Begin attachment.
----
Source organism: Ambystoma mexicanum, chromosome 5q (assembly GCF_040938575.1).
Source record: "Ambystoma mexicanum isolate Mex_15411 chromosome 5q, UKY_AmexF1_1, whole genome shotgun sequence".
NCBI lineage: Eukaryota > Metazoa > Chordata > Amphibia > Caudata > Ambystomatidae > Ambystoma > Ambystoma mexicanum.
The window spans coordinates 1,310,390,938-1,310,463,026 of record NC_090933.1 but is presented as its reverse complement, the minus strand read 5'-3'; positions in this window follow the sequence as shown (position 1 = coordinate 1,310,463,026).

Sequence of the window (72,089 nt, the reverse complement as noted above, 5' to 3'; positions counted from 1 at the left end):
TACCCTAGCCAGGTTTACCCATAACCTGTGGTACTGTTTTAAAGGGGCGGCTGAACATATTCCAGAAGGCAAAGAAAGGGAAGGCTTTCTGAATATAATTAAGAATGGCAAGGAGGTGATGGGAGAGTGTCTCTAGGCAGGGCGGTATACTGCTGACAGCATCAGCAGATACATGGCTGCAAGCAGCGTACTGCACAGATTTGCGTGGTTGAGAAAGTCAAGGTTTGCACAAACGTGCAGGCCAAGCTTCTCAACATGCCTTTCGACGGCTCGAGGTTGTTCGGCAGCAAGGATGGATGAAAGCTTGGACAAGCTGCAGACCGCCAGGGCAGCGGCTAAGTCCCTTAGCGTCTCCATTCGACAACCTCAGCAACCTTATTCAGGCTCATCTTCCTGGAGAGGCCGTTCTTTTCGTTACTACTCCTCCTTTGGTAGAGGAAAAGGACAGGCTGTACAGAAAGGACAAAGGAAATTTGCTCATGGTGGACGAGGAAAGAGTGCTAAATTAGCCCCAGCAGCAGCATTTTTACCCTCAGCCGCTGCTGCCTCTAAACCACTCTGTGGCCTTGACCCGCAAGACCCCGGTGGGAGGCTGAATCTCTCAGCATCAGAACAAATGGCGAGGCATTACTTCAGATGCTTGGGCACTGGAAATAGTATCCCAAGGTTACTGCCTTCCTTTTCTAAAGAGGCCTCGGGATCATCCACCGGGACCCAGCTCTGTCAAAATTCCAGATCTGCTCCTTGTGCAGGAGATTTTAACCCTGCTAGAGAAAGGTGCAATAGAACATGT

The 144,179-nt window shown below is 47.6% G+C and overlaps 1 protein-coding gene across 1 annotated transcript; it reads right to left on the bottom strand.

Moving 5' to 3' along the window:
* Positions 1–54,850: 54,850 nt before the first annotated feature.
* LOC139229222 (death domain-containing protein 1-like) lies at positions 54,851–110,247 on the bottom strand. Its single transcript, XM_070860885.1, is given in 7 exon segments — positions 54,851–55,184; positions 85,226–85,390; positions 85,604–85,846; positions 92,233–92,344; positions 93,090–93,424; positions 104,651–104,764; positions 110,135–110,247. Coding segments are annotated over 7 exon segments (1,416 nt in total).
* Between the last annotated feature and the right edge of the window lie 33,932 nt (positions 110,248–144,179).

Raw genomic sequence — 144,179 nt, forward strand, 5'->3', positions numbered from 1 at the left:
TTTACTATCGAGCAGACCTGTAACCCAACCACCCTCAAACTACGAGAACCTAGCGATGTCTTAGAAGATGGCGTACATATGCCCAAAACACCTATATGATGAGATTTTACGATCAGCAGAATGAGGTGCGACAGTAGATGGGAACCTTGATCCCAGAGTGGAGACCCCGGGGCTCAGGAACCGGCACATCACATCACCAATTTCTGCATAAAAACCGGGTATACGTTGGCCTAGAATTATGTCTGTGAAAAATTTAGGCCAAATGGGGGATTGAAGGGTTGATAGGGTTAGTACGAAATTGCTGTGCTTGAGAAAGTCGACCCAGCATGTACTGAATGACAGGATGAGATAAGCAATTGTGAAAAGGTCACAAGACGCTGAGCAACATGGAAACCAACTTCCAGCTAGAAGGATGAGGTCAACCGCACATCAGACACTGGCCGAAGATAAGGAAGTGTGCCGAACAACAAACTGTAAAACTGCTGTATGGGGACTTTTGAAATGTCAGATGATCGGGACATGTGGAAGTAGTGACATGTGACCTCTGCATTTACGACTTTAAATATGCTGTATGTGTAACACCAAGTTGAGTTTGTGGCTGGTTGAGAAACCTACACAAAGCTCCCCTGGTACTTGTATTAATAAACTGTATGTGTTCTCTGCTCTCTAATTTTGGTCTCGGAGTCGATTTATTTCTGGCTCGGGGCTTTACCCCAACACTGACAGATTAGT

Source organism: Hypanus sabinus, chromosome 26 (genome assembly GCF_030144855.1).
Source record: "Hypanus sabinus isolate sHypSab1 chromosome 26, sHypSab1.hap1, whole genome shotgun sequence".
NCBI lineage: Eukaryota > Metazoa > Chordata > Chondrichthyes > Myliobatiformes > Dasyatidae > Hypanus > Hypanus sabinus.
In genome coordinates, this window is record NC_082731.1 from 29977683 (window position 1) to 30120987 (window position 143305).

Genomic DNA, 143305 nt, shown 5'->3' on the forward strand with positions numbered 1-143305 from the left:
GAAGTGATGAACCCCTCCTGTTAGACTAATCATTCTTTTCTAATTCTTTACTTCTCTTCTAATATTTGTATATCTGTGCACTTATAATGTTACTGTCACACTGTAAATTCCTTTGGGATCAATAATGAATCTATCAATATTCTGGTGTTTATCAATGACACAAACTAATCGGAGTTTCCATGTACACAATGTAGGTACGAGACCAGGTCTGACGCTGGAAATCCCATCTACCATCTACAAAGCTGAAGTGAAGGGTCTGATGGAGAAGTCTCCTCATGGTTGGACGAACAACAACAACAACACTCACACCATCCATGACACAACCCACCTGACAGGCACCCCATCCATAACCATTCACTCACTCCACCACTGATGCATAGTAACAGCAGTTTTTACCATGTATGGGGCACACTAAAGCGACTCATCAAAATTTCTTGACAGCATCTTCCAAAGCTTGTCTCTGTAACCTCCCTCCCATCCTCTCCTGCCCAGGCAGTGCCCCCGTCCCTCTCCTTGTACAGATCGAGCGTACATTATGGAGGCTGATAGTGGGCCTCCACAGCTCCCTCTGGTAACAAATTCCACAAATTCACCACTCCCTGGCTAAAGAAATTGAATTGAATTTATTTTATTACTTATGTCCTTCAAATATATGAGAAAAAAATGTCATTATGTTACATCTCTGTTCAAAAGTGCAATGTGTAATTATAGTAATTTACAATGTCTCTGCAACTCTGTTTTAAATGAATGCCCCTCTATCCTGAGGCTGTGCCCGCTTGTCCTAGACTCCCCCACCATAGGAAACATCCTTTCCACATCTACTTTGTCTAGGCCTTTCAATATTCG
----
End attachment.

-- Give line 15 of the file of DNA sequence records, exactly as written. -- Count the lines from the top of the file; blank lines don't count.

Source record: "Hypanus sabinus isolate sHypSab1 chromosome 26, sHypSab1.hap1, whole genome shotgun sequence".